Finally it was 8:30 and we couldn’t wait any longer. And let me tell you, it certainly was worth the wait! Lots leftover too for another quick weeknight meal. Although we needed to get a few more potatoes to make additional garlicky mashed as a foundation for the stew. We only had one Russett potato for the original meal which didn’t provide for any leftovers.


As far as the plum tomatoes, buying them in the dead of winter on the East Coast—not a good idea. The two we bought, while robust in size, were anemic in color and taste. In hindsight, since the plums get grated, we should just have used crushed canned tomatoes which would have provided a richer color and more depth of flavor.

Instead of buying whole blanched almonds, we had toasted slivered almonds already on hand in the pantry. And the grocery store didn’t stock loose oyster mushrooms so we bought 8 ounces of “specialty blend” which included oysters, and we upped the mushroom ante by including another 6 or so ounces of white button shrooms that we wanted to use up—in our book, extra mushrooms is a good thing!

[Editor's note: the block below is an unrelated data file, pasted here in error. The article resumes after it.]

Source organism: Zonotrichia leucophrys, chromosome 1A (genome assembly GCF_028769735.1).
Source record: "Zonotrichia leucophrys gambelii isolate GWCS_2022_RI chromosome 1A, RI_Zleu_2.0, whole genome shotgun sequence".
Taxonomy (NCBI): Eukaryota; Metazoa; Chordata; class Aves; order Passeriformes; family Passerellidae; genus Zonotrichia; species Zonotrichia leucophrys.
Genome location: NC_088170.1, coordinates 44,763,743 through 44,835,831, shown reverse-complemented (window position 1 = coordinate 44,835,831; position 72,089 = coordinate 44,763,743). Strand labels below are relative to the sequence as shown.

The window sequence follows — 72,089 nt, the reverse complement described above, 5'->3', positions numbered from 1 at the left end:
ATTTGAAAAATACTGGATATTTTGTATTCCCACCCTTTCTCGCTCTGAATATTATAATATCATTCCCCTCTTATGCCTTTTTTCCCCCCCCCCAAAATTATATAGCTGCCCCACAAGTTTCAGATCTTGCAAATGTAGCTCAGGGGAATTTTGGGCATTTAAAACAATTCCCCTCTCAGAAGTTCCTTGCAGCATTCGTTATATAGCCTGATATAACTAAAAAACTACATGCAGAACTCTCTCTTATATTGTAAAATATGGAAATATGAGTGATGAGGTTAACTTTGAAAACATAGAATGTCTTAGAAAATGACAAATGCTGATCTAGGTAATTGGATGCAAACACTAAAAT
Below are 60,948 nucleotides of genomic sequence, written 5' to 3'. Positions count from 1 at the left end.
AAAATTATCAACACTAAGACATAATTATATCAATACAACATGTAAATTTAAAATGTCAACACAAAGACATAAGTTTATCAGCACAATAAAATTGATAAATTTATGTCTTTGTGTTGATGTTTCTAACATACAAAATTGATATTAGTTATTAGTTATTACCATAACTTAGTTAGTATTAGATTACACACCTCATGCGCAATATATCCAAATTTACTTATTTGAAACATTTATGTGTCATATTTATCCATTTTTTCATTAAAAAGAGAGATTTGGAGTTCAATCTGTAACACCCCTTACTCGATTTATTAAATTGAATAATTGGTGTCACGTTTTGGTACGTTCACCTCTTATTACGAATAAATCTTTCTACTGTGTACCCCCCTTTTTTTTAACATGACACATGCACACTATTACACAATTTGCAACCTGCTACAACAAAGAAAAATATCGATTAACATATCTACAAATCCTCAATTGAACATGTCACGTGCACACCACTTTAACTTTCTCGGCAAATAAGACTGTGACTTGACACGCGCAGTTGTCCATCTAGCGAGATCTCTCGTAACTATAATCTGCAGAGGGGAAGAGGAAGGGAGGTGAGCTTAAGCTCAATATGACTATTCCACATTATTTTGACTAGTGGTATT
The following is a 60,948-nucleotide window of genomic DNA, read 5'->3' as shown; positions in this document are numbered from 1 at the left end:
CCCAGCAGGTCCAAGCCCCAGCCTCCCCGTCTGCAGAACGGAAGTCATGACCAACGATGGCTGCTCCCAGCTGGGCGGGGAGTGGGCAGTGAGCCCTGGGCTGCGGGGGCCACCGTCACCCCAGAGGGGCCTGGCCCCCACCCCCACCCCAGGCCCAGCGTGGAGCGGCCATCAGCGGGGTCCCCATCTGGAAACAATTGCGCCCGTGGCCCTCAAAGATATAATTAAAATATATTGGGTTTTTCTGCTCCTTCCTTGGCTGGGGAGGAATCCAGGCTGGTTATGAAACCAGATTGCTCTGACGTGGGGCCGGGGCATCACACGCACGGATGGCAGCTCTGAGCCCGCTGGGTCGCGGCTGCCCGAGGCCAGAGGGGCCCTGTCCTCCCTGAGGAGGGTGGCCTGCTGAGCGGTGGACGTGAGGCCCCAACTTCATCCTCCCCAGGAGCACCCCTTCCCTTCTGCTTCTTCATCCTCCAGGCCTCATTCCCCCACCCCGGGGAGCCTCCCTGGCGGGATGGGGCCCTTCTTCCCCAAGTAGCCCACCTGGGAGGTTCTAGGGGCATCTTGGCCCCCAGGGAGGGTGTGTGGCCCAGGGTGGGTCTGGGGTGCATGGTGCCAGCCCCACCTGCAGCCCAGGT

Slivered almonds are toasted in a carbon steel skillet.

The toasted almonds and garlic are minced in a mini food processor.

*We substituted gluten-free bread crumbs in place of the white sandwich bread to address Russ’s wheat-free diet.



tablespoons olive oil
large onions, chopped fine
½ teaspoon sugar
Kosher salt and pepper
plum tomatoes, halved lengthwise, pulp grated on large holes of box grater, and skins discarded
teaspoon smoked paprika
bay leaf
1 ½ cups dry white wine
1 ½ cups water
large sprig fresh thyme
¼ teaspoon ground cinnamon
2 ½ pounds boneless beef short ribs, trimmed and cut into 2-inch cubes

The chopped almonds and garlic are added to the bread crumbs and chopped parsely.


¼ cup whole blanched almonds
tablespoons olive oil
slice hearty white sandwich bread, crust removed, torn into 1-inch pieces
garlic cloves, peeled
tablespoons minced fresh parsley
½ pound oyster mushrooms, trimmed
teaspoon sherry vinegar
The sofrito mixture before it is added to the cooked onions.IMG_3778
Adding the sofrito mixture to the caramelized onions.

The sofrito before the wine, water, thyme and cinnamon are added.

The cubed short ribs are added to the liquid before going into the oven.

We used more than the 1/2-pound of mushrooms since we had them on hand. Once the stew is cooked, the mushrooms and picada get added.


Remove the woody base of the oyster mushroom stem before cooking. An equal amount of quartered button mushrooms may be substituted for the oyster mushrooms. Or do what we did and use a mixture of oyster, shiitake and portobellos. Serve the stew with boiled or mashed potatoes or rice.